Kawada tags Taue, who whips Kobashi into a charging Kawada. Lariat from Kawada to Kobashi. Kawada goes to whip Kobashi into Taue but Kobashi dropkicks Taue instead. Taue kicks a charging Kobashi and goes for a clothesline. But Kobashi ducks and charges….only to walk into a chokeslam from Taue. One, two, no, Akiyama saves Kobashi again. Taue tries for another chokeslam. Kobashi escapes and counters into a Russian leg sweep. They clothesline each other and both men go down. Kobashi tags Misawa. Taue tags Kawada. The two archrivals go to war. Kawada ducks Misawa’s trademark diving spinning lariat. Big clothesline by Kawada. Followed by a stronger running lariat. Kawada goes for the powerbomb, but Misawa escapes. Misawa ducks a second running lariat. Bridging German suplex. Kawada kicks out. Akiyama tags in. He tries to wrest control away from Kawada, but Kawada’s too experienced for Akiyama’s rookie bullshit. Kawada answers a rear waistlock with a big kick to Akiyama’s face. Akiyama charges but Kawada boots him again and tags Ogawa. A backdrop suplex gets Ogawa a two-count. He goes for another but Akiyama counters in midair into a press pin for two. Akiyama tries to follow-up but Ogawa dodges his corner knee strike and tags Taue.
Taue kicks a charging Akiyama and drops him throat-first on the top rope. He lands a release drop back suplex for two and goes for a powerbomb, but Akiyama reverses into a pinning predicament for a one-count and tags Kobashi. Kobashi lands a top-rope shoulder tackle and machine gun chop in the corner. But Taue tanks them and rakes Kobashi’s eyes. Big dropkick from Taue. Snake eyes into his team’s corner. In comes Ogawa with a swinging neckbreaker for two. He lands a perfectplex on Kobashi for another two-count. Kobashi reverses Ogawa’s Irish whip but runs into a boot from Ogawa. Ogawa charges, but Kobashi ducks and lands a desperation lariat. A rolling cradle gets Kobashi a two-count. Kentucky Bomb (Pumphandle Powerbomb) by Kobashi. Taue makes the save.
Akiyama tosses Taue out of the ring. Kobashi slams Ogawa for the moonsault. Kawada and Taue both interfere and Taue manages to drop Kobashi in his tracks. Ogawa tries to super back suplex Kobashi, but in comes Misawa to super back suplex Ogawa. Kobashi lands another diving shoulder tackle and a scoop slam. The fans are going nuts. Diving moonsault. Misawa holds Kawada against the ropes. One, two, three! There’s the match!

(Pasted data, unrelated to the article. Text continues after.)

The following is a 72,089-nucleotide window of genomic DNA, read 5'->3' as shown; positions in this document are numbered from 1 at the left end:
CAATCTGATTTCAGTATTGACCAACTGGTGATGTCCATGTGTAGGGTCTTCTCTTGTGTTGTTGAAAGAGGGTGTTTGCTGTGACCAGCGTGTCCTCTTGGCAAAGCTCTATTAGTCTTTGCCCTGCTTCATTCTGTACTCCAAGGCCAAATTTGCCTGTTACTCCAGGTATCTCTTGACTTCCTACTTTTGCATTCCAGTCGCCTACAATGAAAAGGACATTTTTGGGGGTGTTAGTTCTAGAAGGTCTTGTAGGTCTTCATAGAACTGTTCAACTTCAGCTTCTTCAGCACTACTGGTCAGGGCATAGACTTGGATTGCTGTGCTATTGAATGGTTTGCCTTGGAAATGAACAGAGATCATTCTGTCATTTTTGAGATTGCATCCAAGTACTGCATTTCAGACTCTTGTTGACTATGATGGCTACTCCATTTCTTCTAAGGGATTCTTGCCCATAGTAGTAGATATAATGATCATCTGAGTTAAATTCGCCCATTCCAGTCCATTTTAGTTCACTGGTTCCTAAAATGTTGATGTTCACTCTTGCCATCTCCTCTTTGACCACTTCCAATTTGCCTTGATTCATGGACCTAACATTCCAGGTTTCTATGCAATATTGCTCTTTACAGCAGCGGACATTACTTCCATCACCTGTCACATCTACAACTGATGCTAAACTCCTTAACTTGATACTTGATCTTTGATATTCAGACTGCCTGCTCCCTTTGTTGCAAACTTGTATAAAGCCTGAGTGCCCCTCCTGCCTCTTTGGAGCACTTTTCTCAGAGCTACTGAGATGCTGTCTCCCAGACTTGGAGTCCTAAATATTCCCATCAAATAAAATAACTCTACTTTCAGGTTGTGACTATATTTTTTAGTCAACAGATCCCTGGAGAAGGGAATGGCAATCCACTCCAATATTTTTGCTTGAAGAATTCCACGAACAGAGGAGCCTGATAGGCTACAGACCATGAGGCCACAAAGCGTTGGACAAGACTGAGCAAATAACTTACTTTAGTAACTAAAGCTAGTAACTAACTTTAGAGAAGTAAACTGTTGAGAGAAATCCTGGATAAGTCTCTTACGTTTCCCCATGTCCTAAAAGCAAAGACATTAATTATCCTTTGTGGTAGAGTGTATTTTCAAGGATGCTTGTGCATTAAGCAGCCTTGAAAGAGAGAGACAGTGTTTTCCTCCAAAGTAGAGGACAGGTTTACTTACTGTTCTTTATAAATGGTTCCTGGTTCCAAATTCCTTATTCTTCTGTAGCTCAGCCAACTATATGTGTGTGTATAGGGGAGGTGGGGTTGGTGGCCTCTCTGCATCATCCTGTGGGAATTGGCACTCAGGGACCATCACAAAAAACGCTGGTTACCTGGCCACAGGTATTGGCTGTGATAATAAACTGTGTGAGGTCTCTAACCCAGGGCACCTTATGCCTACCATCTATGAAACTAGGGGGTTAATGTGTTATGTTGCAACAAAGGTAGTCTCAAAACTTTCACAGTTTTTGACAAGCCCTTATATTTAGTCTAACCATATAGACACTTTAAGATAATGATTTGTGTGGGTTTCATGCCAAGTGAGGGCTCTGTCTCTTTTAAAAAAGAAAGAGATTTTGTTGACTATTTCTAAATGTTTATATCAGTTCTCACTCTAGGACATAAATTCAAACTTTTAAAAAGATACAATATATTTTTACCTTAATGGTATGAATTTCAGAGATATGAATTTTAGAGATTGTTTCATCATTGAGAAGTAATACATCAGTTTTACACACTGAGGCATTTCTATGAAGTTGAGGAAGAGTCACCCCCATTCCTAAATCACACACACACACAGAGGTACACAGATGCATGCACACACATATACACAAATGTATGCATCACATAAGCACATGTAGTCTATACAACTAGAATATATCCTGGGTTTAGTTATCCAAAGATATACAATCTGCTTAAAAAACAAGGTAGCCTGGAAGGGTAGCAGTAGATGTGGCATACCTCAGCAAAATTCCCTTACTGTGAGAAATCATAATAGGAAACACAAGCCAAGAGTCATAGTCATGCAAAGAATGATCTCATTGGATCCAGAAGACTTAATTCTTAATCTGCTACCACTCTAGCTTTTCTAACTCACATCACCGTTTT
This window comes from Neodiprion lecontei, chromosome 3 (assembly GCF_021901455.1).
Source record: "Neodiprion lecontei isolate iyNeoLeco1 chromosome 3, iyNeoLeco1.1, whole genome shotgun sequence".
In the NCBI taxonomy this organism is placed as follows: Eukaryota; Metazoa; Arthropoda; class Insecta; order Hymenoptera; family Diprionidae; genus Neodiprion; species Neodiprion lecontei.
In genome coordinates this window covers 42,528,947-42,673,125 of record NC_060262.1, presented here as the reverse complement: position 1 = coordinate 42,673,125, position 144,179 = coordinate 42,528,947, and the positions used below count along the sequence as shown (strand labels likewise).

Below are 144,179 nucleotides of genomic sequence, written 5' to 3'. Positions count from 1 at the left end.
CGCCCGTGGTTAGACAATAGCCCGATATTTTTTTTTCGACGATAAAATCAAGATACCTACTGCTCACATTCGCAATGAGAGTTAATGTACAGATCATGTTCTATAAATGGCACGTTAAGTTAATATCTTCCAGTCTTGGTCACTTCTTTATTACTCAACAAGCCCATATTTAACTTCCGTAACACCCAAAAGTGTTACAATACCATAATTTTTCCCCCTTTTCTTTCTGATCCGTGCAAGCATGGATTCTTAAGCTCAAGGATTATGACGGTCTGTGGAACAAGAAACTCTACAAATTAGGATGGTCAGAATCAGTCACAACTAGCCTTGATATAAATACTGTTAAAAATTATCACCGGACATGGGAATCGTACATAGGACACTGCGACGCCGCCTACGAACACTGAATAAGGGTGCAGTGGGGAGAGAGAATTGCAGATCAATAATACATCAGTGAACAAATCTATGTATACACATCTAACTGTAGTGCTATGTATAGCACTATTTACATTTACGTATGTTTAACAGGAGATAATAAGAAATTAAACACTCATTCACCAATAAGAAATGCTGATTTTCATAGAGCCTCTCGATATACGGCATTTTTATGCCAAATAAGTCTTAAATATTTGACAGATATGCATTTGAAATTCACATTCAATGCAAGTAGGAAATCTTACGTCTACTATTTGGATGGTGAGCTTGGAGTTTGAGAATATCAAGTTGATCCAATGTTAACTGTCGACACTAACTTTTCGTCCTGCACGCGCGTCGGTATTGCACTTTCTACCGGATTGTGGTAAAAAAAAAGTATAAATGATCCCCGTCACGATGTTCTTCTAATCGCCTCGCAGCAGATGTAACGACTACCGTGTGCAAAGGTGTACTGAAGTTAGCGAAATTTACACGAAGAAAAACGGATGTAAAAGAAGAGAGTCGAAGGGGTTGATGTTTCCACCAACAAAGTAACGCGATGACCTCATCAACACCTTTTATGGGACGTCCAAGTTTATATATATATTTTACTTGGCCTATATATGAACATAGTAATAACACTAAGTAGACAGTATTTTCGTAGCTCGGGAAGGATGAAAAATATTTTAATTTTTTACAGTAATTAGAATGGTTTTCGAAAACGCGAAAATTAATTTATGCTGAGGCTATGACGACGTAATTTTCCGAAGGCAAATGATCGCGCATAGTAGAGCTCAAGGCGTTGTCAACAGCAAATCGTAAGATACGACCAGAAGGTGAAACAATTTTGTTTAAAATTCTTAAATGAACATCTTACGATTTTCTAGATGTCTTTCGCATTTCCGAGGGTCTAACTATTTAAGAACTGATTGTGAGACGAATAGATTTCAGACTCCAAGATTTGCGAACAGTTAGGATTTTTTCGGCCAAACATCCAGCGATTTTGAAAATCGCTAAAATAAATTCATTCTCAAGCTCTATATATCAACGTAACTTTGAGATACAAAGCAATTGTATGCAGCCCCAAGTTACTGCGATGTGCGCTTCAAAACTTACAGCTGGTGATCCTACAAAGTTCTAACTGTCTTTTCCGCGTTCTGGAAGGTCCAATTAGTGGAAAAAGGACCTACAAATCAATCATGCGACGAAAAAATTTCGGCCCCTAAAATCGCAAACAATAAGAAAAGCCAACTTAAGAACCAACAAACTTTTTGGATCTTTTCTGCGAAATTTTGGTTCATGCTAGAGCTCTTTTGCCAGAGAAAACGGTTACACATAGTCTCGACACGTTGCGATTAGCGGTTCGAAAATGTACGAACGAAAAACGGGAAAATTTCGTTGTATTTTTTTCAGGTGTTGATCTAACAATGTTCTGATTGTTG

Winners after 25:36: The Super Generation Army (Mitsuharu Misawa, Kenta Kobashi and Jun Akiyama)
Another fantastic tag match from All Japan Pro-Wrestling’s best ever wrestlers. To this day, no one has been able to beat AJPW in the fantastic tag match department. It was a straightforward match between two sides that loathed each other, and everyone got a chance to shine in one way or another.
Each wrestler had a specific role and played it perfectly. Misawa and Kawada were the leaders of their respective teams that hated each other and used their interactions to maintain a level of seriousness in the match as it progressed. Kobashi and Taue were the right hand men that did a lot of heavy lifting for their respective teams but in different ways. Kobashi used his power advantage to do some literal heavy lifting while Taue was the crafty cheater that cut corners wherever he could. Lastly, Akiyama and Ogawa were very much the lower-level members of both teams and were thus limited in what both of them could do. But they were limited in different ways as well. Ogawa was the smallest man in the match so he had to rely on more underhandedness than Taue and had to do quick pins and shifty moves to gain any sort of momentum for his team. As for Akiyama, he was only nine months into his wrestling career but he had taken to it like a fish to water. He couldn’t do very much, but what he did do he did perfectly. He had great timing, he hit his maneuvers as needed, and he sold for his opponents. He was great here, especially for someone with less than a full year’s worth of experience under his belt.